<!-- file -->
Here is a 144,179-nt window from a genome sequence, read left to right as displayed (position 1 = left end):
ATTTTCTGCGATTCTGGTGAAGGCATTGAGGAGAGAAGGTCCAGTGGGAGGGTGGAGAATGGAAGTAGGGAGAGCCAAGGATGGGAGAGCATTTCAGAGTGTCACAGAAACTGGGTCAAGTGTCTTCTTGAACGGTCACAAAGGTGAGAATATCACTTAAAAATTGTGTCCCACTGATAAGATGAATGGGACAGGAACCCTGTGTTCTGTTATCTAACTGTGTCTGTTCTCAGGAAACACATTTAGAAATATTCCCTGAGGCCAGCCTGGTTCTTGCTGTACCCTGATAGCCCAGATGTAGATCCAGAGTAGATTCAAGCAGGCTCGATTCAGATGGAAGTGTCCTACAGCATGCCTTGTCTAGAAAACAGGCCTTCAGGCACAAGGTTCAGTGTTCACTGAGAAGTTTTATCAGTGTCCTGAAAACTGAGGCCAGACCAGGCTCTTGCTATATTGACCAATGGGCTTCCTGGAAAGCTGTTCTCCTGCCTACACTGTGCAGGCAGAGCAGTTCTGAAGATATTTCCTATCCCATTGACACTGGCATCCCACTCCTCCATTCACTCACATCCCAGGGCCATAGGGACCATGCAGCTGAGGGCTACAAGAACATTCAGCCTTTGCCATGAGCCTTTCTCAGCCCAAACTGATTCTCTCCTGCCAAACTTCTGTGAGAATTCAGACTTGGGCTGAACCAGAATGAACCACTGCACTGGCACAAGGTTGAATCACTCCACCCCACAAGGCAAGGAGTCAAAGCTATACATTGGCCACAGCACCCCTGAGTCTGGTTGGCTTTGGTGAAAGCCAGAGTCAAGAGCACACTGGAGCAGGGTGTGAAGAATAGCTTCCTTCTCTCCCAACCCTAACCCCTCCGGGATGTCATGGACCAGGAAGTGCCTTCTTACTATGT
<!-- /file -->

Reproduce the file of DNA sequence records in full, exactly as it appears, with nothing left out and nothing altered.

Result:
Here is a 144,179-nt window from a genome sequence, read left to right as displayed (position 1 = left end):
ATTTTCTGCGATTCTGGTGAAGGCATTGAGGAGAGAAGGTCCAGTGGGAGGGTGGAGAATGGAAGTAGGGAGAGCCAAGGATGGGAGAGCATTTCAGAGTGTCACAGAAACTGGGTCAAGTGTCTTCTTGAACGGTCACAAAGGTGAGAATATCACTTAAAAATTGTGTCCCACTGATAAGATGAATGGGACAGGAACCCTGTGTTCTGTTATCTAACTGTGTCTGTTCTCAGGAAACACATTTAGAAATATTCCCTGAGGCCAGCCTGGTTCTTGCTGTACCCTGATAGCCCAGATGTAGATCCAGAGTAGATTCAAGCAGGCTCGATTCAGATGGAAGTGTCCTACAGCATGCCTTGTCTAGAAAACAGGCCTTCAGGCACAAGGTTCAGTGTTCACTGAGAAGTTTTATCAGTGTCCTGAAAACTGAGGCCAGACCAGGCTCTTGCTATATTGACCAATGGGCTTCCTGGAAAGCTGTTCTCCTGCCTACACTGTGCAGGCAGAGCAGTTCTGAAGATATTTCCTATCCCATTGACACTGGCATCCCACTCCTCCATTCACTCACATCCCAGGGCCATAGGGACCATGCAGCTGAGGGCTACAAGAACATTCAGCCTTTGCCATGAGCCTTTCTCAGCCCAAACTGATTCTCTCCTGCCAAACTTCTGTGAGAATTCAGACTTGGGCTGAACCAGAATGAACCACTGCACTGGCACAAGGTTGAATCACTCCACCCCACAAGGCAAGGAGTCAAAGCTATACATTGGCCACAGCACCCCTGAGTCTGGTTGGCTTTGGTGAAAGCCAGAGTCAAGAGCACACTGGAGCAGGGTGTGAAGAATAGCTTCCTTCTCTCCCAACCCTAACCCCTCCGGGATGTCATGGACCAGGAAGTGCCTTCTTACTATGT